I woke up the morning of October 30th feeling gross – I’d had a minor headache for a couple days, I had no energy, I just felt cranky. I was 33 weeks and 6 days pregnant; I didn’t expect to feel like dancing. I dragged myself to work uneventfully, mostly on time. I had been at my desk about two hours when my office mate offered to take my noon meeting so I could go home and sleep. I agreed, printed out the agenda for her, told my boss, and left.
I don’t remember the drive home; I know I made it safely. The next clear memory I have is Hawthorne arriving home to find me on the couch watching the Great British Baking Show at full volume, cramming fistfuls of popcorn into my mouth, and sobbing. I wasn’t sure what was going on, but had been cognizant enough to have been taking serial blood pressures, which were rising – the last being 160/102.
Hawthorne ushered me to the birth center, where things happened quickly. I needed to be at a higher level of care that had a NICU, just for precaution. The midwife told me that it would hopefully be just for monitoring, and they would see me at my scheduled appointment next week. They gave me IV antihypertensives and started me on magnesium for preeclampsia.
I was transferred to University of Vermont Medical Center by ambulance.
I still felt miserable, but I don’t remember being particularly worried. Once I got settled, a small team of doctors came in to talk; one of them said brightly, “So, it’s time to meet your baby!” – and that’s when the world slowed down like an old VHS cassette where the tape has been stretched out.
They explained things; what preeclampsia symptoms I had, what that could mean for the baby, the recommendation and benefits of preterm delivery. I agreed with everything. Hawthorne noticed that I was not asking a single question – which is unheard of.
Time began to meld together, a real-life interpretation of Dali’s famous melting clocks. I remained steadfast in my desire for a vaginal birth. Concerns about the baby’s position were voiced; I received steroid shots to aid in lung development.
In the morning, one of the maternal fetal medicine doctors performed an ultrasound himself.
The baby was breech, and if I insisted on an induction, I would need to have an epidural and a version performed. They would need to turn the baby head-down from outside my body. I agreed.
The operating room table was cold, and I could see bootie-covered shoes. Later, Hawthorne told me everyone was prepared for an emergent C-section if the version went wrong. Everything went right, and labor was induced.
My family arrived, two of my cousins; I remember their presence. I know they took Hawthorne to get food or coffee at some point. Labor was progressing slow; the baby remained head-down but high. I had stalled at 4cm dilated; an electrode was attached to the baby’s head, and one inside my uterus. With this additional monitoring, the Pitocin was increased. The contractions grew stronger, then suddenly the sound of the baby’s heartbeat changed.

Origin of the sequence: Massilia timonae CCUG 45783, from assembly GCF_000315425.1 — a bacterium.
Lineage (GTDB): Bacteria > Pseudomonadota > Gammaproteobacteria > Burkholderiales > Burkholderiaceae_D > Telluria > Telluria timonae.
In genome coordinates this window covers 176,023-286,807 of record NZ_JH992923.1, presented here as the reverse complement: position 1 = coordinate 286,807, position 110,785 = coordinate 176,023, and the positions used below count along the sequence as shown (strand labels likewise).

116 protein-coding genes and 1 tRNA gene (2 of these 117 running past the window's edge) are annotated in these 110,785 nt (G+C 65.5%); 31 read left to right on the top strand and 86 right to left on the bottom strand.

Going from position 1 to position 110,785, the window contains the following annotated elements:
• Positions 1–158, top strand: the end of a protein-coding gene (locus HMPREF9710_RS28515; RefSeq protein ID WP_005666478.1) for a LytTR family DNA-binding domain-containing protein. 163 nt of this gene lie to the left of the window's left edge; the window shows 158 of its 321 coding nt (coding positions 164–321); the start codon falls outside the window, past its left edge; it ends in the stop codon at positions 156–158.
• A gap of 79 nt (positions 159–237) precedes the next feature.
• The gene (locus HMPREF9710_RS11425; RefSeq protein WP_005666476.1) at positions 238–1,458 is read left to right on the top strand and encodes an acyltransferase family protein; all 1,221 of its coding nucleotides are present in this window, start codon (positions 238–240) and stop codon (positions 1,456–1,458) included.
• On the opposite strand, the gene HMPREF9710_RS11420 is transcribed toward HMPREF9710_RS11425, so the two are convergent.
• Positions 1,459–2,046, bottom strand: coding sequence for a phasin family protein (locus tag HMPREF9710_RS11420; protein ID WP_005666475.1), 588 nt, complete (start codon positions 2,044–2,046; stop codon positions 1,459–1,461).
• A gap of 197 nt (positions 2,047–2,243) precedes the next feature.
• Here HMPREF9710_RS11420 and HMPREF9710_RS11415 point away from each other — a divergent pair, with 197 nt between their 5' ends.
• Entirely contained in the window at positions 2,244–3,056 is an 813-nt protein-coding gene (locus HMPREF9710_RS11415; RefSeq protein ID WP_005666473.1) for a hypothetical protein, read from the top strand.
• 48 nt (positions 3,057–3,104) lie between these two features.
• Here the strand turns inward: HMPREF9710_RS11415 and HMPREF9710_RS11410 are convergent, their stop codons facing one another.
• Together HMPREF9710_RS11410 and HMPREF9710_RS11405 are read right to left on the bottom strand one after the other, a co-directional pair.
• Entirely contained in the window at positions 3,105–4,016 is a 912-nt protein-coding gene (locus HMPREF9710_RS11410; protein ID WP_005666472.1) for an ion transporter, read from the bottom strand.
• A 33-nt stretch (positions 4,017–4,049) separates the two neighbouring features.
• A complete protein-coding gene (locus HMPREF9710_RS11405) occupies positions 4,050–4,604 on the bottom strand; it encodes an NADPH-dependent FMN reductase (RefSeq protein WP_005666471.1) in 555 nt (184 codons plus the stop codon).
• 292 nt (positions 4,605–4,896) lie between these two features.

The room around me dimmed as I turned my head to look at the monitor to see what was happening, and the doors to my room burst open like they do on TV. My nurse was immediately by my face, lowering the head of the bed down. “Remember I said I would tell you when it was time? It’s time now.” At this point, Hawthorne also told me it was time to accept a C-section, and I agreed. On the way home from the hospital several days later, Hawthorne told me that the baby’s heart rate dropped into the 30s and I had become unresponsive.
Within two hours I was back in the operating room, and terrified.
I have witnessed C-sections before, and have long thought that it was one of the most brutal things that can happen to the human body. The anesthesiologist needed to place another epidural, as mine had been removed at some point. The first attempt did not take, and I felt the betadine swirl over my stomach. They sat me up and re-inserted; this time I was guided down and felt nothing.
The moments between when they disconnected the electrode that let me hear her heartbeat and her birth felt interminable. I didn’t hear her cry; at 8:53 PM they said she was out but I didn’t hear her. Those moments of utter terror will never be forgotten. Then Hawthorne said she was OK. She didn’t really cry; her soft squeaks couldn’t reach me beyond the surgeons doing their work on the other side of the curtain. Then I saw the booties walking toward me, and a tiny baby burrito, my daughter, was laid on my chest. Her eyes were closed, and she had a nasal cannula under her nose. Information started to filter through; she was going to the NICU, her APGAR scores were 7 at 1-minute and 8 at 5-minutes. 4 pounds 5 ounces, 18 inches long.
Tiny, mighty, and alive, looking just like her big brother.
I spent four days in the hospital recovering from surgery and sitting with her in the NICU. Lucy Danger spent 23 days in the NICU and the step-down unit, learning how to bottle-feed and regulate her temperature and heart rate. She came home November 24th in a snowstorm at 5 pounds, 4 ounces. Now ten weeks old, or adjusted one month old, she is weighing in at 8 pounds and is a force to be reckoned with. Every so often a light will go out unexpectedly. About half the time when we say, “Lucy, turn the light back on please,” it comes back on. Coincidence, maybe; but Lucy Danger carries the magic of a starside wild child within her, so we are remaining open to all sorts of wondrous possibilities.